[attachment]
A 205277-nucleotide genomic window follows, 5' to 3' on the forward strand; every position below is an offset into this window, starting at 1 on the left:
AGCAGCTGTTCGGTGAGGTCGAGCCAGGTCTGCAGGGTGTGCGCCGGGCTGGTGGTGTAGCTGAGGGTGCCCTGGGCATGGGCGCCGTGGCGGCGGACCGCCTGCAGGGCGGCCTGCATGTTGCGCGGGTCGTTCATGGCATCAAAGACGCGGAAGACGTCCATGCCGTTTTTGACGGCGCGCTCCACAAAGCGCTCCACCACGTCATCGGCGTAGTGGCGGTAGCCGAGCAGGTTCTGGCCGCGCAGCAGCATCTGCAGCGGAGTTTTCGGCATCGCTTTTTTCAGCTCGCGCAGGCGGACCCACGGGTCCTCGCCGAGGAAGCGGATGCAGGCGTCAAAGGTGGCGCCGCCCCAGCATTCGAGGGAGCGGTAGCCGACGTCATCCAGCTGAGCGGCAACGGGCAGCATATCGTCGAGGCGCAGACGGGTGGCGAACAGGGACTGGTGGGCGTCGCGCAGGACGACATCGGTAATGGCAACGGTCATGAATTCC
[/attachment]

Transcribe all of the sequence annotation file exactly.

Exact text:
A 205277-nucleotide genomic window follows, 5' to 3' on the forward strand; every position below is an offset into this window, starting at 1 on the left:
AGCAGCTGTTCGGTGAGGTCGAGCCAGGTCTGCAGGGTGTGCGCCGGGCTGGTGGTGTAGCTGAGGGTGCCCTGGGCATGGGCGCCGTGGCGGCGGACCGCCTGCAGGGCGGCCTGCATGTTGCGCGGGTCGTTCATGGCATCAAAGACGCGGAAGACGTCCATGCCGTTTTTGACGGCGCGCTCCACAAAGCGCTCCACCACGTCATCGGCGTAGTGGCGGTAGCCGAGCAGGTTCTGGCCGCGCAGCAGCATCTGCAGCGGAGTTTTCGGCATCGCTTTTTTCAGCTCGCGCAGGCGGACCCACGGGTCCTCGCCGAGGAAGCGGATGCAGGCGTCAAAGGTGGCGCCGCCCCAGCATTCGAGGGAGCGGTAGCCGACGTCATCCAGCTGAGCGGCAACGGGCAGCATATCGTCGAGGCGCAGACGGGTGGCGAACAGGGACTGGTGGGCGTCGCGCAGGACGACATCGGTAATGGCAACGGTCATGAATTCC